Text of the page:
I may have my take on barefoot walking and, while I might share that with you at a later date, I felt that this, the international ‘No Socks Day’, is one of those times when a little expert advice is good to have.
I am very lucky to have access to a wonderful chiropodist, so who better to ask to be a guest blogger, than Andrew Gladstone – you will find Andrew’s details at the end of the post.
“It’s getting warm again and the outside world is calling – the garden, park and the beach.
It’s usually this time of year that I see specific problems with people walking barefoot – especially in areas where shoes would be better!
The most common issue I see with warmer weather is dry cracked heels. These can become very painful, especially if the crack pulls apart the skin under it. They can become very painful, inflamed and in some cases infected. The best method to avoid this is to moisturise your feet frequently (at least every day) with a moisturiser containing UREA. This is a gentle chemical skin softener and used regularly can achieve fantastic results. I usually recommend “Heel Balm“ made by Flexitol – it’s available at most pharmacies.
If, however, you’re one of the people who don’t moisturise regularly (that’s most people in fact!) and the crack really hurts then there are fixes.
Firstly, try to get an appointment with a friendly podiatrist. If that’s impossible because they are too busy then I would suggest filling the crack with antiseptic cream (Savlon or Sudocrem) then cover the area with either a gauze and tape or a plaster. Re-apply the plaster and cream daily for a few days until it stops hurting. The cream and the plaster will rapidly hydrate the skin and allow the edges of the crack to join together.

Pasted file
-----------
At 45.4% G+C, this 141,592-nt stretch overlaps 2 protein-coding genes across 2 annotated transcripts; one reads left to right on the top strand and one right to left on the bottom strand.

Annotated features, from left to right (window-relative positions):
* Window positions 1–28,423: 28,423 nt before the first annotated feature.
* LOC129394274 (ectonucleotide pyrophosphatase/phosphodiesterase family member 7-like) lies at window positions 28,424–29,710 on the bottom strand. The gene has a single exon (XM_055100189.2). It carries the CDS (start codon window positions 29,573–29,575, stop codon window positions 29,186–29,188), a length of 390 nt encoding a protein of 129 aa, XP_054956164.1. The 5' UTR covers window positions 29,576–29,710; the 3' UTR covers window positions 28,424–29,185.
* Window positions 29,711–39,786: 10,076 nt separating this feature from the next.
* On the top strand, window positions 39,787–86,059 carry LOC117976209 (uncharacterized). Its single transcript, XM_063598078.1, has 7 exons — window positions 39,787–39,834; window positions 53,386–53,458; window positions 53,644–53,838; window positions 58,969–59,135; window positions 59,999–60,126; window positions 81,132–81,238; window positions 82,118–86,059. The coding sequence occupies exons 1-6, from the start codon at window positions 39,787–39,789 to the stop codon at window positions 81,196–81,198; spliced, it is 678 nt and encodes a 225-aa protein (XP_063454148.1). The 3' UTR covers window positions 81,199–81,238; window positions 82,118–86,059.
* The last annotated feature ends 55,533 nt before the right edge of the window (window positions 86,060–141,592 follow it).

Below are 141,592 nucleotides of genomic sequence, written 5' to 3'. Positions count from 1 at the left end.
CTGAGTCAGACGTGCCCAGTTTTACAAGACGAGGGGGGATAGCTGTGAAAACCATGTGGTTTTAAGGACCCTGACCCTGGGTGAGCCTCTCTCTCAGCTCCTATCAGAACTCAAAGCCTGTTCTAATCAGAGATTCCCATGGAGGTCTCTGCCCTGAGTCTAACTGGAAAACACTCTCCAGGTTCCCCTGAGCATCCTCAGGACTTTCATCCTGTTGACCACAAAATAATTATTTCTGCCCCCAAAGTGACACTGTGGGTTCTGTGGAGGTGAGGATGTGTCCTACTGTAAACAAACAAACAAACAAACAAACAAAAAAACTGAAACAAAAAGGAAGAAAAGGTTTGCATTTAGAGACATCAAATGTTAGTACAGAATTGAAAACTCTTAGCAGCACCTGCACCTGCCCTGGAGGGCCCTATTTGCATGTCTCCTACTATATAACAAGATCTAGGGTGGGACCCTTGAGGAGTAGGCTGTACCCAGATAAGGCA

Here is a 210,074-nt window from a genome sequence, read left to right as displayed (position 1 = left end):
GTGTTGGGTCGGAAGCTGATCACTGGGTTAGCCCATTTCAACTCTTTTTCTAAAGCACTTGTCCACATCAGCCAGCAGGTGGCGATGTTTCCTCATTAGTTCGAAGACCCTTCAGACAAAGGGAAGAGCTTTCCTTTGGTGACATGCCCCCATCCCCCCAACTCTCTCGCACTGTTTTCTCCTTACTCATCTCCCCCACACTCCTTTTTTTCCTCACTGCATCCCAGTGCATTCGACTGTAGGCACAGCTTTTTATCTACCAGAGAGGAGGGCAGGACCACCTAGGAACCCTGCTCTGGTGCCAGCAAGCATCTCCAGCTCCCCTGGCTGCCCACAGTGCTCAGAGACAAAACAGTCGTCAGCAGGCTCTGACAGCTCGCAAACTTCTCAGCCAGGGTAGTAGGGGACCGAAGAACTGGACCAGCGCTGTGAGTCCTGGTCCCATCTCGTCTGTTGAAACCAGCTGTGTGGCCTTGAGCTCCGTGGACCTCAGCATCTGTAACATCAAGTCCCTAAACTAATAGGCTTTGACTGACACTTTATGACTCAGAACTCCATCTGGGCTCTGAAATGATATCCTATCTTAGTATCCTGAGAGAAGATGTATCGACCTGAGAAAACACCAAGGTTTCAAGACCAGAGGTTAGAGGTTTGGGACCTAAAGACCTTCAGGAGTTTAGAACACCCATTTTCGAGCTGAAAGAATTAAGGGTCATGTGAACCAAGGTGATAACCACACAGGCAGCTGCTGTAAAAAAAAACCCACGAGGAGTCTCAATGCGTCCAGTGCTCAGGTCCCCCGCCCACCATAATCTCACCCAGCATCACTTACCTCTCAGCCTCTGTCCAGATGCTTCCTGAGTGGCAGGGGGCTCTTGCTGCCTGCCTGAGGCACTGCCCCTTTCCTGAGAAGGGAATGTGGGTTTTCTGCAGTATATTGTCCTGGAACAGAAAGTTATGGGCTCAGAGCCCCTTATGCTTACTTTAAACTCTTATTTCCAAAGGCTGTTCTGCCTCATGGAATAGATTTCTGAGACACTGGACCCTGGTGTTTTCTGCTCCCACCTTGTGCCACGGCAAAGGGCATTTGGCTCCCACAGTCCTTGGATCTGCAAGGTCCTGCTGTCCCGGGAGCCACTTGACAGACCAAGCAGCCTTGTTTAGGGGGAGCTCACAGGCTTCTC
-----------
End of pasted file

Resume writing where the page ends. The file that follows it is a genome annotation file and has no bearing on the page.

The second most frequent problem I see are foreign bodies in the foot. A foreign body is anything in the skin that shouldn’t be there such as a splinter, glass, sea anemone spines or the most common thing – animal hairs, dog hair especially…
The end of most of these things are sharp and once they penetrate the skin and are walked on, they end up deep in the soft tissue of the foot. Attempts to retrieve them can sometimes push it further in! I’d suggest leaving them alone for a few days. If you’re lucky a small disc of fluid should appear around the foreign body. When this pops it should eject whatever is in there. If after a few days it’s still in there, seek professional help with experts who are used to removing things from the foot. Never use magnesium sulphate or acids, they can make matters worse!
Don’t forget to put suntan lotion on your feet – the skin on top of your feet is very delicate and can easily burn, especially if it has been covered with socks and shoes most of the year.
Don’t cut your nails too short – slightly longer nails will protect the ends of your toes if you bump into anything and cutting them too short can lead to ingrown toenails.